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can now be inferred only, from the loose dark nature of the soil, and a few small fragments of glass and copper, scattered here and there, so common a circumstance in most of the ancient towns on the Arabian
coast. A walk of about 12 miles brought us on to Nakhul Mayuk, a
very small date grove, at the foot of the lofty range of mountains a little to the eastward of Wady Skulkhowi. Here we began to ascend, and having attained an elevation of about 1500 feet, we came to a spacious cave, in a part of which we found the adjoining characters, written exactly in the same manner with red paint as those at Hammam. Immediately underneath is said to have been a well, more probably a small reservoir for water, from its position and the dryness of the soil. It is now filled up with loose stones and rubbish. The surrounding country, with the exception of one or two very small date groves, pressing out from some obscure corner of a valley, is one unvaried scene of barrenness and desolation. ‘We were told, however, that after a fall of rain, the scanty herbage which springs up was a sufficient inducement for the Bedouins to bring their flocks up to the hills, and during which time, they inhabited this and any other caves which they found convenient.
Having slept here for the night, under the protection of a few Bedouins of the Menahil tribe, we started early the following morning, to return by the same dreary path which conducted us on our pilgrimage.
II.—Account of Szingie U_'jong, one of the States in the interior of Malacca. By Ensign T. J. Nswsonn, 23rd Regt. Madras Light Infantry. [Read at the Meeting of the 5th August.]
[The following information, touching the population, customs, amount of produce, boundaries, &c. of the states described, has been principally and necessarily derived from the natives themselves. It is therefore offered with diflidence ; but, at the same time, it is to observe here, that fully alive to the disadvantages of such sources, no labor has been spared by me to check and render by collation and patient investigation, such information now submitted, as correct and near the truth as possible.]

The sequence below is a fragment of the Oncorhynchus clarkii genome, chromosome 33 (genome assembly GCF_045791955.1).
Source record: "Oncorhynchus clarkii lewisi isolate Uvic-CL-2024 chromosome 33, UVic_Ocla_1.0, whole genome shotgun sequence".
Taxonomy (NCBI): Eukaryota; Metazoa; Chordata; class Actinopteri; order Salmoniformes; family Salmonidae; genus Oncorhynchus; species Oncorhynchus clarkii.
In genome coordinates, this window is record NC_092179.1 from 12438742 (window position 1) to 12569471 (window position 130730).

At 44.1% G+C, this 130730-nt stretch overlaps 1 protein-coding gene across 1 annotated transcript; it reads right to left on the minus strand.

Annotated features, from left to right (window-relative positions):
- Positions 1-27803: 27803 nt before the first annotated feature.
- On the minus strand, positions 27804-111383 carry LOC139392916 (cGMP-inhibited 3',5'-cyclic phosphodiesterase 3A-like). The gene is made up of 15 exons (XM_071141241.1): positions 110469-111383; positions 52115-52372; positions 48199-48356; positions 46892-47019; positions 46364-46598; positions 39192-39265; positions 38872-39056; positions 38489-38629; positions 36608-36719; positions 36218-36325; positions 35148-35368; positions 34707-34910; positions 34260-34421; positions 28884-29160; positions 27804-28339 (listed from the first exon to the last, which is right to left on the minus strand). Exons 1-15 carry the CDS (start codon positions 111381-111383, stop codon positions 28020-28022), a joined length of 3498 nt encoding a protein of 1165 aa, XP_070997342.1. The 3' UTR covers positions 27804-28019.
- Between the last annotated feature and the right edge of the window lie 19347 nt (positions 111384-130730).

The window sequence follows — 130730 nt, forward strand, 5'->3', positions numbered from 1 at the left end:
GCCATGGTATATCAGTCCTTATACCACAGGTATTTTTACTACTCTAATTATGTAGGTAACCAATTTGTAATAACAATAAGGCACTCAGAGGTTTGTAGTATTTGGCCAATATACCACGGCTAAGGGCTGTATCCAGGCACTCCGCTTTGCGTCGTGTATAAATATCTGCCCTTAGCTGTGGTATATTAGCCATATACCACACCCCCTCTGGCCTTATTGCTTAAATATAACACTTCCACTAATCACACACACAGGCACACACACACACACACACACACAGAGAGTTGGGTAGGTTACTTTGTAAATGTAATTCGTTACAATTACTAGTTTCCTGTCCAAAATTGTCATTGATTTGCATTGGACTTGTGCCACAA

The states in the interior, formerly under general sway of the princes deputed from Menangkabowe, are under the immediate government of their respective Panghfilds and Su’ku's. As each state has its peculiar features, it would seem advisable to give them a separate notice. By Malays, the precedence is ascribed to Siingie Ujong; the Panghu'lu’ of which territory is addressed, by his brethren, by the appellation of Abang, elder brother; the second place is given to Rumbowe, and the third to Johole. Srimeninti, whose claims still remain unsettled, aspires to the fourth place.
Boundaries.——Sl'mgie Ujong is situated towards the source of the right branch of the Lingie river. It is bounded to the north by Jellahil; to the south, by part of Rumbowe and the Lingie river; to the east, by Srimenfinti, and to the west, by Salangore. Its boundaries with Jellabii are said to be Biikit Tfingoh and Dhfiliikfiru bander Barangan ; with Rumbowe, Bilkit A'ngin, part of the right branch of the Lingie river, and Parentian Tingih; with Srimenanti. part of Teréchi and the Paro stream: and with Salangore or Calang, by the river Laingkat, Kobak Kémbang, and Tongal Sejéga.
PopuZation.—-The population in 1832, was estimated at 3,200 Malays, principally Menangkabowes; and 400 Chinese employed in the mines. Many of the latter have since fled to Malacca, in consequence of the disturbances in 1833. The principal villages are Lingie, (the residence of the Dattu Mu'da, KA"rAs;) Pantei, (the residence of the Pangluilii,-) Jiboi, Sala, Linsom, Durian, Tanjong, Rassah, Kopaiyong, R-antou, Siliou, and Jirrah. The Terfichi territory, a portion of which appertained to Siingie Ujong. now claims independance.
Trade.—The trade of Siingie Ujong is principally in tin, which is got at Sala, Sa Mziraboh, Buttu Lobong, Kayu Arra, and Timiong. Thence it is brought down to Lingie, and landed at Paukzilangs, Ciindang, Durian, and Mangis. It is here deposited in ware-houses, and generally bartered for rice, opium, salt. tobacco, cloths, oil, and shells for making lime, brought up by boats, from§to 1% coyanl hurthen, which cannot easily ascend higher than this part of the river.
The tin is conveyed by Malay coolies, by land, from the mines, as far as Jihéi; a village estimated at 30 miles from Lingie; and thence to Lingie, by small boats, down the river.
From the following extracts from treaties made by the Dutch, it would appear that they did not neglect to avail themselves of this source to increase the revenue of Malacca.
Article I. of a treaty concluded by the Dutch Governor W. Bonaau in Council, with the chiefs of Rumbowe and Calang, dated Malacca, 24th January, 1760.
"The tin being the produce of Lingie, Rumbowe, and Calang, without any exception, will be delivered to the Company at 38 drs. a bhar of 3 piculs; and this price will always continue, without its ever being enhanced; it will he in the power of the Company to seize and confiscate, and to appropriate for their use, all tin which might be